It would be 13 years before Hefner would get their wish, but on the morning of April 8, 2013, it finally happened. Thatcher had died, and ex-mining towns across the north of England and Wales wept golf ball-sized tears of euphoric joy into their celebratory 9am pints at the news. Simultaneously, “Ding Dong The Witch Is Dead” began to rise through the charts, and by the Sunday of that week, the Wizard of Oz favourite had peaked at #2. Instead of playing the track in its entirety, the BBC aired only a snippet of the record alongside a description of why the record was “one of the most controversial chart contenders of all time.” To this day, millions fail to understand what the issue was.


Survival / Unemployment / More employment / Brixton / Unity / Strength,” cries Prince Hammer on 1980’s “Brixton Trial & Crosses”. It was a prophetic comment on the social climate of south London at the turn of the century, and a line that forebode the events of April 10-12, 1981, the Brixton riots.

At the beginning of April, a plainclothes stop-and-search police operation was implemented and codenamed Operation Swamp 81, a title inspired by a 1978 statement from Thatcher in which she felt the public feared becoming “rather swamped by people of a different culture.” Over five days, upwards of 900 predominantly young, black men were searched on the streets of Brixton, the police’s now widely acknowledged discriminatory actions finding ‘legality’ through increased powers given to them under the much despised ‘sus law’. After rumours spread of a man being left to die on the streets by the police, on April 10, Brixton burned and would continue to for the next three days.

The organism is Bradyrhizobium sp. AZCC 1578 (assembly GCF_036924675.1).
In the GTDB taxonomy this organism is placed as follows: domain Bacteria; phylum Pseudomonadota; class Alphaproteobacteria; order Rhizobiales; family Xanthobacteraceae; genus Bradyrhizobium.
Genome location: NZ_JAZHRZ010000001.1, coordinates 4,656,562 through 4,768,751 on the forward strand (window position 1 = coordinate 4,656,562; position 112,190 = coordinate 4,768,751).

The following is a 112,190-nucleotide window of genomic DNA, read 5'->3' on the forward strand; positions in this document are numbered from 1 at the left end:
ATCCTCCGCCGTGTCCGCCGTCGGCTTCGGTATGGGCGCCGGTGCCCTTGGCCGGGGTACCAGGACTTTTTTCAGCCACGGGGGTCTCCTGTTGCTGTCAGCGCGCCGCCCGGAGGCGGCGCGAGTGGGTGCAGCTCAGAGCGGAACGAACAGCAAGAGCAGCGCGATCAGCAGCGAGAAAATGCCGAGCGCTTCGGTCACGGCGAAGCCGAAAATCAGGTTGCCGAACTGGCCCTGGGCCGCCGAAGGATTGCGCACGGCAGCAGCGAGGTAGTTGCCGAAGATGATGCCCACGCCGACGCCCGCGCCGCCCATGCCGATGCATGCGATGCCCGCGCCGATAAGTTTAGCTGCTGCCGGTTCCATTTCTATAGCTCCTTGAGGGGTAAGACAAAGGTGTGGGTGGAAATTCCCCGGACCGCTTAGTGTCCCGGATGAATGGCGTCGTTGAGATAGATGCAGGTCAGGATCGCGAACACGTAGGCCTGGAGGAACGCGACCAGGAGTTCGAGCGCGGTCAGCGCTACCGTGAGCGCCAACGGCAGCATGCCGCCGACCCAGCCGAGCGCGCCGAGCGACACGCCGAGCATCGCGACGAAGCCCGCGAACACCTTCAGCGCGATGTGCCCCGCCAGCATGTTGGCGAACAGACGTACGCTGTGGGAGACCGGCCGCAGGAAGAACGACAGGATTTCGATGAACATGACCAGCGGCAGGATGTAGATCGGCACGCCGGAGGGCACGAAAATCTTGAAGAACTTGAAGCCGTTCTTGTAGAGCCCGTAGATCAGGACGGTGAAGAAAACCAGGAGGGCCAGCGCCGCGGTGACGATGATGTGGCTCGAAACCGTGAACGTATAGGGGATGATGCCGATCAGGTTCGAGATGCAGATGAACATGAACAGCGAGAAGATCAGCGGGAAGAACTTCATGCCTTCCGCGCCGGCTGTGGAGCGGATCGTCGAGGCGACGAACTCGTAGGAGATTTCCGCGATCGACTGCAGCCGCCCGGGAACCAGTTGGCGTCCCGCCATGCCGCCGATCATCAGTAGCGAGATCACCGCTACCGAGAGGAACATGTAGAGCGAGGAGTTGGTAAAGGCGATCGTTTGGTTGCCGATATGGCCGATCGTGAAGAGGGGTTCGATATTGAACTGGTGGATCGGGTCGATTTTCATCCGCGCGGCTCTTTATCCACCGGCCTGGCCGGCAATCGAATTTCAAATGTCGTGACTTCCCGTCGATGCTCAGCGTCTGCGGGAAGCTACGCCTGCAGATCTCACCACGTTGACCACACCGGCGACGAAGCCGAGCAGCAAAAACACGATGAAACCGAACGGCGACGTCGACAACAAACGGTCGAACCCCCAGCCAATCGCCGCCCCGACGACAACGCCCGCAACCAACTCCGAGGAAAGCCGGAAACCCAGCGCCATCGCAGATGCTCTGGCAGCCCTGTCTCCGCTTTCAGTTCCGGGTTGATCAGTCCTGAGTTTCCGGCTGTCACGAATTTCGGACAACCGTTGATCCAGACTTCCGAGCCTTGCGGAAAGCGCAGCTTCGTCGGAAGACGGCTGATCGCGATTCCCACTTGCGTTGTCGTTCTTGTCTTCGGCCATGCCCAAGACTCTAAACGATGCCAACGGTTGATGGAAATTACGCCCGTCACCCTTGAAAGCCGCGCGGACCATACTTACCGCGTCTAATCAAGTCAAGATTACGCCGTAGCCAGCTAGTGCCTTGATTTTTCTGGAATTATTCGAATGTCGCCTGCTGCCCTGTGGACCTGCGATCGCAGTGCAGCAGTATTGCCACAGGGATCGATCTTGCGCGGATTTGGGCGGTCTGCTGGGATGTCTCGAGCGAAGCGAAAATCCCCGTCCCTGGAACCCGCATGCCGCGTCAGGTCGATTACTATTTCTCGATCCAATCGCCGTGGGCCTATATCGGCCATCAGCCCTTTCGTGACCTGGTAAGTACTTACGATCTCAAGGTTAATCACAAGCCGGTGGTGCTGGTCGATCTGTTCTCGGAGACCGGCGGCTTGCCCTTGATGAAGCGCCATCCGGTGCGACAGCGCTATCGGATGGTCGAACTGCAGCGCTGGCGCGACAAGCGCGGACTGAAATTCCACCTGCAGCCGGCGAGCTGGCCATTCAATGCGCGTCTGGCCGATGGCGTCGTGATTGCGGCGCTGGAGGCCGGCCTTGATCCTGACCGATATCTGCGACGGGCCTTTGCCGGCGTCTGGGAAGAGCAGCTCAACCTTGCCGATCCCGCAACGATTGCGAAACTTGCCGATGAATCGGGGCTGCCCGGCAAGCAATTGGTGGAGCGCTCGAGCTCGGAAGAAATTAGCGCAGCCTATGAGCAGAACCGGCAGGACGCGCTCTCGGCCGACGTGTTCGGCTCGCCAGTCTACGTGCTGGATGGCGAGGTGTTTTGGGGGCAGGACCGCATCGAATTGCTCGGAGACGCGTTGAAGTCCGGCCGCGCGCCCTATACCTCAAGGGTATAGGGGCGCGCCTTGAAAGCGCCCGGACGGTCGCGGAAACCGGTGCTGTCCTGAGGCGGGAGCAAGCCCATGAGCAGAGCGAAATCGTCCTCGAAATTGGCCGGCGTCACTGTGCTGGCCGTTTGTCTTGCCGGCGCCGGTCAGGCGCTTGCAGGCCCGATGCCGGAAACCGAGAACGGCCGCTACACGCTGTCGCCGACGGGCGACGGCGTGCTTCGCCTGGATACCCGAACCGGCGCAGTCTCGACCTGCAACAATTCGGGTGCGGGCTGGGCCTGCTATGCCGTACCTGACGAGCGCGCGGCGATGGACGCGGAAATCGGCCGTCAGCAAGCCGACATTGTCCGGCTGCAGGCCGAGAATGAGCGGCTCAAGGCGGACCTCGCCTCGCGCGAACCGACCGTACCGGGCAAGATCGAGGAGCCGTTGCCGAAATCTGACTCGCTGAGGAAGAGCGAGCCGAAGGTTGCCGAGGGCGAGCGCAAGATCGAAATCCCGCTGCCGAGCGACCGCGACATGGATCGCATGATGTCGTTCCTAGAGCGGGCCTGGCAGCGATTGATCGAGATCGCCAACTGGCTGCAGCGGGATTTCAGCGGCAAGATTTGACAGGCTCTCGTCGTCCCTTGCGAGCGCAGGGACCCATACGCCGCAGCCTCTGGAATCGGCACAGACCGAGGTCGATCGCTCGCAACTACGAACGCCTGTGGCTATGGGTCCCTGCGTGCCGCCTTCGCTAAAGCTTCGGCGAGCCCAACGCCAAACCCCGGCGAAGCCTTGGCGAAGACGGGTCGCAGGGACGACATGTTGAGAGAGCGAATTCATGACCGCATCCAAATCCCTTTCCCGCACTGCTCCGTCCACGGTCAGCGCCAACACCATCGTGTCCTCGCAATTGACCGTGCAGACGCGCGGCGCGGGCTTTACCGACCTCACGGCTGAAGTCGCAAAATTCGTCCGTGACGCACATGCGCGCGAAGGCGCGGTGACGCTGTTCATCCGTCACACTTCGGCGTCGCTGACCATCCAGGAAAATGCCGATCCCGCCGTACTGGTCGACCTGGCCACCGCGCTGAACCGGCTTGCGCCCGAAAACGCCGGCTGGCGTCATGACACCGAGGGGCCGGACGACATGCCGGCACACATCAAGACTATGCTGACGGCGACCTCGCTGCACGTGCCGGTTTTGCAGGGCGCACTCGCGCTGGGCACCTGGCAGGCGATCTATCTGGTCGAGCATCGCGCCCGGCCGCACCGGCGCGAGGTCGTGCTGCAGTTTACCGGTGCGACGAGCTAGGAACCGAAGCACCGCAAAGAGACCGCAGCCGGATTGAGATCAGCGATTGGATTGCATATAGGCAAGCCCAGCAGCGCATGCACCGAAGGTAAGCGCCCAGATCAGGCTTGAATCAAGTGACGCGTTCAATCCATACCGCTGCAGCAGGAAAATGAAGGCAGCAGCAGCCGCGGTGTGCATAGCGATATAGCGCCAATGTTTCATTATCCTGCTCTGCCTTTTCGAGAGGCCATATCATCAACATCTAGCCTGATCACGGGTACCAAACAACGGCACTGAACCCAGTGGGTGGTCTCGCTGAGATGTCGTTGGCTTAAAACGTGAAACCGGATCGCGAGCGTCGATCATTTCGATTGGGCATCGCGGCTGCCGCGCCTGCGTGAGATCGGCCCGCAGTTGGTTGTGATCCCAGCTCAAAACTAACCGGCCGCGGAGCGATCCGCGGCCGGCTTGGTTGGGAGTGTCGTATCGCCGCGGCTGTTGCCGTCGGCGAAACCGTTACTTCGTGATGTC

In their wake, riot-inspired dub, ska, and reggae became something of a sub-genre in itself. Purely by coincidence, The Specials’ era-defining “Ghost Town” – the dystopic but in no way distorted comment on Britain’s urban decay under Tory rule – was recorded in the weeks either side of the riots. The song later became a prelude to the displaced workers’ communities that would be left vacant in the wake of the 1984-85 miners’ strike.